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Old 13th February 2018, 2:30 AM   #7
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No, because nothing will change.

You cheated and that's awful, but in my opinion, it's not a "worse" transgression than that he is doing. They are both a betrayal to your vows. He's choosing the bottle over you. He's being more faithful to the bottle.

Your kids need to be the priority here. Are they happy?
We try and manage a good home life for them. As best we can. I canít imagine turning their life upside down.

But weíve both made some bad decisions that will likely affect them. Kids are not blind. Iím sure they hear things and see things.
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Old 13th February 2018, 2:44 AM   #8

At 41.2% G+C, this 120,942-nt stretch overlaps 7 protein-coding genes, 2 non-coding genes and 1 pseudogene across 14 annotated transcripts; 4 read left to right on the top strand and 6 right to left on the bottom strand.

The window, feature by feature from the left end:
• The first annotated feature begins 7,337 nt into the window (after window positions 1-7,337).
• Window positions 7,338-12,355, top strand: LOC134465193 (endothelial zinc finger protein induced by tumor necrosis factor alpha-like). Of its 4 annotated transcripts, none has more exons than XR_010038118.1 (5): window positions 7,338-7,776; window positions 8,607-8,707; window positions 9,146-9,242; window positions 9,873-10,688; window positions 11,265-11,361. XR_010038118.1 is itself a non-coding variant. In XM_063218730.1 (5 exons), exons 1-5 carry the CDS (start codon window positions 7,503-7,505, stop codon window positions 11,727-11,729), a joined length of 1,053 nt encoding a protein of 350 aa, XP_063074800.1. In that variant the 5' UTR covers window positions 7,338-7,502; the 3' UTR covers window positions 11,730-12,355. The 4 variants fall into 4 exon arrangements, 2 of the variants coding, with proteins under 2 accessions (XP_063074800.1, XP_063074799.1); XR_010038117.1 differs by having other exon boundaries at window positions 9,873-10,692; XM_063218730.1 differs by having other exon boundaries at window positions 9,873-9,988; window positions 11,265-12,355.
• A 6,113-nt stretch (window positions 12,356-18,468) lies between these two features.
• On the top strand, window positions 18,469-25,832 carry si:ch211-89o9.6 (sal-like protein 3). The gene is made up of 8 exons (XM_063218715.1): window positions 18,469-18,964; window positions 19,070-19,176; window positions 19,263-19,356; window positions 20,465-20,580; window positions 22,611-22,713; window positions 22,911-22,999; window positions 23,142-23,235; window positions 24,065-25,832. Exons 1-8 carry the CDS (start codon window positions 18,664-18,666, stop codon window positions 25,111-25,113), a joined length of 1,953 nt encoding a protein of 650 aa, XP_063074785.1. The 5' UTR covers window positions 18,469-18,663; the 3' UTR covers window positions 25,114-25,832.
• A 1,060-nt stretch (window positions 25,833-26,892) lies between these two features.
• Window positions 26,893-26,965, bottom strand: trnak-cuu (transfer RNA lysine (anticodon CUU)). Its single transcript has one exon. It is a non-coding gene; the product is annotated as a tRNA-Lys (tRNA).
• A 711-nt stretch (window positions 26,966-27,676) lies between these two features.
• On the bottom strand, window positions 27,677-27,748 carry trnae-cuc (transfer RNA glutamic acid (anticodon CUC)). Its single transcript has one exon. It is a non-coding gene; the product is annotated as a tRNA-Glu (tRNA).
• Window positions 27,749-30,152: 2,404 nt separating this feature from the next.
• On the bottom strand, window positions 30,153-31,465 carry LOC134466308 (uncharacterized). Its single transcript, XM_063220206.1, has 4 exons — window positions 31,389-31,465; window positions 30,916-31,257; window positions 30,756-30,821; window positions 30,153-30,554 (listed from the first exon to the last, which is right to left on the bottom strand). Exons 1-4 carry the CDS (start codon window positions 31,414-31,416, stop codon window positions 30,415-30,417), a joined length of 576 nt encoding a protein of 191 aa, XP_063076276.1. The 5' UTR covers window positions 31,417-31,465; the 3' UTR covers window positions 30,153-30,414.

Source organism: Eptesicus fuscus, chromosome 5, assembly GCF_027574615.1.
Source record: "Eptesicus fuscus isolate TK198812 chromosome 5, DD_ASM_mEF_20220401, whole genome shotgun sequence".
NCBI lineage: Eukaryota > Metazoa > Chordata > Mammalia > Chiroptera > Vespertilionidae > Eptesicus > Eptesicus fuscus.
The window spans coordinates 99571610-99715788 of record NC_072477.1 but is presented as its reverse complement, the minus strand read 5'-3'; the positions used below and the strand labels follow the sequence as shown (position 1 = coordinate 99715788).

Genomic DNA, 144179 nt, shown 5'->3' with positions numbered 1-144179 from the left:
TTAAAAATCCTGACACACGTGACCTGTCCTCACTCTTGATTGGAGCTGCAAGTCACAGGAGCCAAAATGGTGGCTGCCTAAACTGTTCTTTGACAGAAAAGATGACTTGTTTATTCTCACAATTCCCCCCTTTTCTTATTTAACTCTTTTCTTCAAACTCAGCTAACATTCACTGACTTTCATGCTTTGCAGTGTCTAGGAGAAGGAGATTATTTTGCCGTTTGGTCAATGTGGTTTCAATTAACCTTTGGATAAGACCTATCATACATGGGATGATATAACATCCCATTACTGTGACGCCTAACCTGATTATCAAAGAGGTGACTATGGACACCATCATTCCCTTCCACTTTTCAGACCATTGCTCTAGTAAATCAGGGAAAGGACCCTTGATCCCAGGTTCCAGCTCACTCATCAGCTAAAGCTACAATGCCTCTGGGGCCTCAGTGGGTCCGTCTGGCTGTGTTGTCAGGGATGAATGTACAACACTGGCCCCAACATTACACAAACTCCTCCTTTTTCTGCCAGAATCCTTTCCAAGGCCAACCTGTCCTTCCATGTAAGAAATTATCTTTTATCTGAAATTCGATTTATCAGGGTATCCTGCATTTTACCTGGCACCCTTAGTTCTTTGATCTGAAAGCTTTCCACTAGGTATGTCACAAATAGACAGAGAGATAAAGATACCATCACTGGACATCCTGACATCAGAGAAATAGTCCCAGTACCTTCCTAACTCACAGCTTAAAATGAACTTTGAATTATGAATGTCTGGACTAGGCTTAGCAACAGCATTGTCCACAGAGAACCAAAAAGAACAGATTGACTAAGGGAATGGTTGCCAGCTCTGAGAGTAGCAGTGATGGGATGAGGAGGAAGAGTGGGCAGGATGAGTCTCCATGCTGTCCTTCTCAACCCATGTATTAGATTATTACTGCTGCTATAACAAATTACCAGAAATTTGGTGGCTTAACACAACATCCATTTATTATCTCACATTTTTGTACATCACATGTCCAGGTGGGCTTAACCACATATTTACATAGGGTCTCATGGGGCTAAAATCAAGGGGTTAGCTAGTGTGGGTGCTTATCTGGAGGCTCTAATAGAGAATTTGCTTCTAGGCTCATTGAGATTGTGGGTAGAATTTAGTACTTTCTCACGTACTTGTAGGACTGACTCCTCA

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The decision to continue the toxic marriage knowing it won't change - or leave is your decision to make.

Personally, it's a decision he makes every time he chooses to drink.

When you work with a counselor you need to figure out where your boundary is and if things are unacceptable to you.

The kids... it's not a good example they see for any father. His behavior is hurting them more than anything...and you are showing them that even though things are completely unacceptable you stay. Expect them to also marry an alcoholic and stay - that's the example they know and understand as "normal". Even though it is not normal - they have learned it to be their normal.

If you don't like it you should divorce. His violence is unacceptable. He knows you shouldn't stay - and you likely cheated because he's really not there...he's with his love (the bottle). So you are truly alone in the marriage even though you're married. He couldn't possibly be an emotional support to you and that makes anyone feel alone.